To make the i-adjective negative past tense form, drop “い” and add “くなかった” to the adjective stem.

-難しい (むずかしい – muzukashii)  —>   難しくなかった (むずかしくなかった – muzukashiku nakatta)  =  Wasn’t difficult

-優しい (やさしい – yasashii)  —>  優しくなかった (やさしくなかった – yasashiku nakatta)  =  Wasn’t kind

-良い (よい – yoi)  —>  良くなかった (よくなかった – yoku nakatta)  =  Wasn’t good


Let’s look at some sample sentences for the negative past tense form:

1.  さっきのテストは難しくなかった。
(Sakki no tesuto wa muzukashiku nakatta.)
The test earlier wasn’t difficult.

2.  一年生の時の先生は優しくなかった。
(Ichinensei no toki no sensei wa yasashiku nakatta.)
My first-grade teacher wasn’t kind.

3.  昨日は気分がよくなかった。
(Kinou wa kibun ga yoku nakatta.)
I didn’t feel well yesterday.


Polite Form:  I-Adjective Negative, Past, & Negative Past Tense

The only change needed to make i-adjectives into a more polite form is to add です to the end of the sentence. You don’t need to change or add anything else.


Let’s look at some examples:

1.  彼の態度はよくないです。
(Kare no taido wa yokunai desu.)
His attitude isn’t good.

2.  彼女の車は新しかったです。
(Kanojo no kuruma wa atarashi katta desu.)
Her car was new.

3.  さっきのテストは難しくなかったです。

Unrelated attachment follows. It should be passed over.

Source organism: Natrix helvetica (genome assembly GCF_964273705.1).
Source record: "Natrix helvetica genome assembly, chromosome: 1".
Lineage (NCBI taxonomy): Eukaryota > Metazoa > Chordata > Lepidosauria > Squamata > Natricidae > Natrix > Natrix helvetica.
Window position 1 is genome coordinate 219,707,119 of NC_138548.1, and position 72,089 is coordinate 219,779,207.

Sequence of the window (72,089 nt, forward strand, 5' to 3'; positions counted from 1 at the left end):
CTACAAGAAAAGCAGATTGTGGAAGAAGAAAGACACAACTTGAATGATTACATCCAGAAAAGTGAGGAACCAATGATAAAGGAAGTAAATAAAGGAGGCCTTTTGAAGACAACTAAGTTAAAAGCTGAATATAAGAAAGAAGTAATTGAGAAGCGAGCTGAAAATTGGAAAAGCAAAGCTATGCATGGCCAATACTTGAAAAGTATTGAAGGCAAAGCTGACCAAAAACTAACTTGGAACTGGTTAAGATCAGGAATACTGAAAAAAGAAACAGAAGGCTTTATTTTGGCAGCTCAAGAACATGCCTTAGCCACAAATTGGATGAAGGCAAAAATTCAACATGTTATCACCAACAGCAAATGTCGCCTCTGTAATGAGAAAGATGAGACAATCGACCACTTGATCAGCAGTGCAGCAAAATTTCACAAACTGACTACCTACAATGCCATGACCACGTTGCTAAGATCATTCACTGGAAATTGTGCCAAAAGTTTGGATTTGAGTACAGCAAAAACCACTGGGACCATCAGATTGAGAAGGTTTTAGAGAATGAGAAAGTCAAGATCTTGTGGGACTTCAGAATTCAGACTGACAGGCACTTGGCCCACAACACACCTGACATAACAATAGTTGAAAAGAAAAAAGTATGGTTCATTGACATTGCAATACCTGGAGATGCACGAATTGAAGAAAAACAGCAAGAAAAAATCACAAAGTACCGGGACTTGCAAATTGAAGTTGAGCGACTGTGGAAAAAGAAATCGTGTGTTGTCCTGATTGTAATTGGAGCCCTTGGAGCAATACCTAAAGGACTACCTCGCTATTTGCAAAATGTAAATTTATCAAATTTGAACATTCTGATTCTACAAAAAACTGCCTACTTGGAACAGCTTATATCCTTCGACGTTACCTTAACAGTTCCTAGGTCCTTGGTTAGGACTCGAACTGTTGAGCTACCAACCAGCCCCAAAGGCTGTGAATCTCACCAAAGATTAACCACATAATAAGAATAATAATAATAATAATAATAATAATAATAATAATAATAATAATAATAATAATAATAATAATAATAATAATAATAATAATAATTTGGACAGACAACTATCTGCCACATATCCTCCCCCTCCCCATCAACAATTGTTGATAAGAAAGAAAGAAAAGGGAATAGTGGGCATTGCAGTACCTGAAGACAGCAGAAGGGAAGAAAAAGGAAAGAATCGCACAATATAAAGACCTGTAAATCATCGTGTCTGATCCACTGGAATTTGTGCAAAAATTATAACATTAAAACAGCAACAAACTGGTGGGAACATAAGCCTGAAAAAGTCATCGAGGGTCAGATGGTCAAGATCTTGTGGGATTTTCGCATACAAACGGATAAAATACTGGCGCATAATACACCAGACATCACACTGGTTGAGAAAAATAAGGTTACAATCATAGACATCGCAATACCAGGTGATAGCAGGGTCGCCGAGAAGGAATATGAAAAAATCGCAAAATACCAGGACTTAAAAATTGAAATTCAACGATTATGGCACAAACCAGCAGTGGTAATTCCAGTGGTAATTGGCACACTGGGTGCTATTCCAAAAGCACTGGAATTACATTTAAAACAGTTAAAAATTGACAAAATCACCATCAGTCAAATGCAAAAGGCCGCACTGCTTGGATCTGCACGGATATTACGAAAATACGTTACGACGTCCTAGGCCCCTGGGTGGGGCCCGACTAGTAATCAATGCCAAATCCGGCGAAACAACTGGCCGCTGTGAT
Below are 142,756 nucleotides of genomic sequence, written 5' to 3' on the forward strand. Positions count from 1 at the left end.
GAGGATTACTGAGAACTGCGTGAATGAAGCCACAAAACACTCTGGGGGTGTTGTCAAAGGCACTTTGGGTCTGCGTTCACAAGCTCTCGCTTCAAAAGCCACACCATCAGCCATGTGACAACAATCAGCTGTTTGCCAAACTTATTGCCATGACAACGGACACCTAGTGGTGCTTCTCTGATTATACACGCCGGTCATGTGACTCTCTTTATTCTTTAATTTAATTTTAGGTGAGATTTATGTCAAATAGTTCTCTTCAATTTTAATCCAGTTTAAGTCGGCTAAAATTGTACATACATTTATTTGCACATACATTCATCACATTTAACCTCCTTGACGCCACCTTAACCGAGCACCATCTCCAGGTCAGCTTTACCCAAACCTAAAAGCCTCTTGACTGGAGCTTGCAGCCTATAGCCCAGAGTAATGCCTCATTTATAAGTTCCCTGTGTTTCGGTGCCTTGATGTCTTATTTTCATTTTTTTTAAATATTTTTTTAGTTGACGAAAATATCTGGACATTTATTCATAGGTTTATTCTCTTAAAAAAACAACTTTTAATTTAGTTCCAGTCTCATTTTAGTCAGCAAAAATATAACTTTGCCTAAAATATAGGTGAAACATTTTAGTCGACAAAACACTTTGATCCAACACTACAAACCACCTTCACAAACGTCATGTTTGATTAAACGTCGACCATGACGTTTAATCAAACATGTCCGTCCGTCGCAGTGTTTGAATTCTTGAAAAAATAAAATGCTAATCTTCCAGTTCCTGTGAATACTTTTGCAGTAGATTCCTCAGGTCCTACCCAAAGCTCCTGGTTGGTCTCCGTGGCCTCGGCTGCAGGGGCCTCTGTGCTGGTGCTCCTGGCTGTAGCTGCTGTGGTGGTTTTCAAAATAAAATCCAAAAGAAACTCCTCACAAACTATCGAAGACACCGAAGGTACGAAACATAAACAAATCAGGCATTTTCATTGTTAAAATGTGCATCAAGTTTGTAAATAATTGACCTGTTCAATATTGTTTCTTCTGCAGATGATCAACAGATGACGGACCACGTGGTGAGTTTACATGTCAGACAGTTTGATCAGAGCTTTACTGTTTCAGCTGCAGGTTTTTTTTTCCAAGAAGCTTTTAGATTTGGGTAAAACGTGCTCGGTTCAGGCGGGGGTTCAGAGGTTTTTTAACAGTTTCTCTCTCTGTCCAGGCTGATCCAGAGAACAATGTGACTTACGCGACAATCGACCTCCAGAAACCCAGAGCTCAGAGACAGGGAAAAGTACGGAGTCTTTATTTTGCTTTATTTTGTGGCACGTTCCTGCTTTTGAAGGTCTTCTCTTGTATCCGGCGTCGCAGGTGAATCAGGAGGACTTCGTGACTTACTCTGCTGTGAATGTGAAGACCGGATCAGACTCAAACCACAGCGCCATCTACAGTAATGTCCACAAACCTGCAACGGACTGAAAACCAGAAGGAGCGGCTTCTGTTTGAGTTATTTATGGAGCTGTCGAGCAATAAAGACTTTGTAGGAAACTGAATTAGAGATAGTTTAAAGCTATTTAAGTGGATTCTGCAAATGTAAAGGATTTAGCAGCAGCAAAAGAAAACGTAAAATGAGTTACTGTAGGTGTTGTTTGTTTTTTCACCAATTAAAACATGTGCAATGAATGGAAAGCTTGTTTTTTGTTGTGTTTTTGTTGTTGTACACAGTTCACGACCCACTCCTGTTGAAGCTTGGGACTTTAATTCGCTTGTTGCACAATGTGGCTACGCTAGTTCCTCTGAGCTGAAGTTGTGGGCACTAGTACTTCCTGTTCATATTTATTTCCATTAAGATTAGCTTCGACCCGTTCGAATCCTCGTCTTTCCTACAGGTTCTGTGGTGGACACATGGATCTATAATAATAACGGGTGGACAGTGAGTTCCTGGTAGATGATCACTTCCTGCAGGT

(Sakki no tesuto wa muzukashiku nakatta desu.)
The test earlier wasn’t difficult.


****Note:  For the negative and past negative forms, there is a way to make these adjectives even more polite.  Replace the ない (nai) with ありません (arimasen) for the negative form.   With this form, you need to drop the です at the end.

For the negative past form, replace the なかった (nakatta) with ありませんでした (arimasen deshita).  You also need to take out the です at the end since でした is the past tense form of です。


Here are a couple of example sentences:

1.  彼の態度はよくありません。
(Kare no taido wa yoku arimasen.)
His attitude isn’t good.

2.  さっきのテストは難しくありませんでした。
(Sakki no tesuto wa muzukashiku arimasen deshita.)
The test earlier wasn’t difficult.

Next, let’s look at the conjugations for na-adjectives.